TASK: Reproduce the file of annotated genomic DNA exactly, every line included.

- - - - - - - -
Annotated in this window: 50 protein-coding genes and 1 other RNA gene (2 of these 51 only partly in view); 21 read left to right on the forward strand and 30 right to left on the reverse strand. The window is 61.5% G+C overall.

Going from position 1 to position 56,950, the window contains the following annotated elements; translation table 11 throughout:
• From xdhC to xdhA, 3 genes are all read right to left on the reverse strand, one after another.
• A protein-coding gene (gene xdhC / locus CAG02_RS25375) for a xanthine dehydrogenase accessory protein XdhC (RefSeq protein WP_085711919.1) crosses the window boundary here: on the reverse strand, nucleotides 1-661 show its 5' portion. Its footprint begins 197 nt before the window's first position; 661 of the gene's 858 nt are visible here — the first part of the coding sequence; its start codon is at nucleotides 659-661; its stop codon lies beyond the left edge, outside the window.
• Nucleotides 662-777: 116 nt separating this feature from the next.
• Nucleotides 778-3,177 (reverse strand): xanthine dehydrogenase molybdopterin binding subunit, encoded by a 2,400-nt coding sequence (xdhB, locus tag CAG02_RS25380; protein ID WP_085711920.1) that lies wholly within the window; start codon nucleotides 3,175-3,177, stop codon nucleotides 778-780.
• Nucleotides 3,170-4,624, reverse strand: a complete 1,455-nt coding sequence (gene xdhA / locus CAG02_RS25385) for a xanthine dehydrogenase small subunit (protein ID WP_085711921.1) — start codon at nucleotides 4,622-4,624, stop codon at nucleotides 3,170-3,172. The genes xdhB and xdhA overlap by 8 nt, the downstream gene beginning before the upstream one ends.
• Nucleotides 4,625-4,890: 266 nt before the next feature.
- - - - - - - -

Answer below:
Annotated in this window: 50 protein-coding genes and 1 other RNA gene (2 of these 51 only partly in view); 21 read left to right on the forward strand and 30 right to left on the reverse strand. The window is 61.5% G+C overall.

Going from position 1 to position 56,950, the window contains the following annotated elements; translation table 11 throughout:
• From xdhC to xdhA, 3 genes are all read right to left on the reverse strand, one after another.
• A protein-coding gene (gene xdhC / locus CAG02_RS25375) for a xanthine dehydrogenase accessory protein XdhC (RefSeq protein WP_085711919.1) crosses the window boundary here: on the reverse strand, nucleotides 1-661 show its 5' portion. Its footprint begins 197 nt before the window's first position; 661 of the gene's 858 nt are visible here — the first part of the coding sequence; its start codon is at nucleotides 659-661; its stop codon lies beyond the left edge, outside the window.
• Nucleotides 662-777: 116 nt separating this feature from the next.
• Nucleotides 778-3,177 (reverse strand): xanthine dehydrogenase molybdopterin binding subunit, encoded by a 2,400-nt coding sequence (xdhB, locus tag CAG02_RS25380; protein ID WP_085711920.1) that lies wholly within the window; start codon nucleotides 3,175-3,177, stop codon nucleotides 778-780.
• Nucleotides 3,170-4,624, reverse strand: a complete 1,455-nt coding sequence (gene xdhA / locus CAG02_RS25385) for a xanthine dehydrogenase small subunit (protein ID WP_085711921.1) — start codon at nucleotides 4,622-4,624, stop codon at nucleotides 3,170-3,172. The genes xdhB and xdhA overlap by 8 nt, the downstream gene beginning before the upstream one ends.
• Nucleotides 4,625-4,890: 266 nt before the next feature.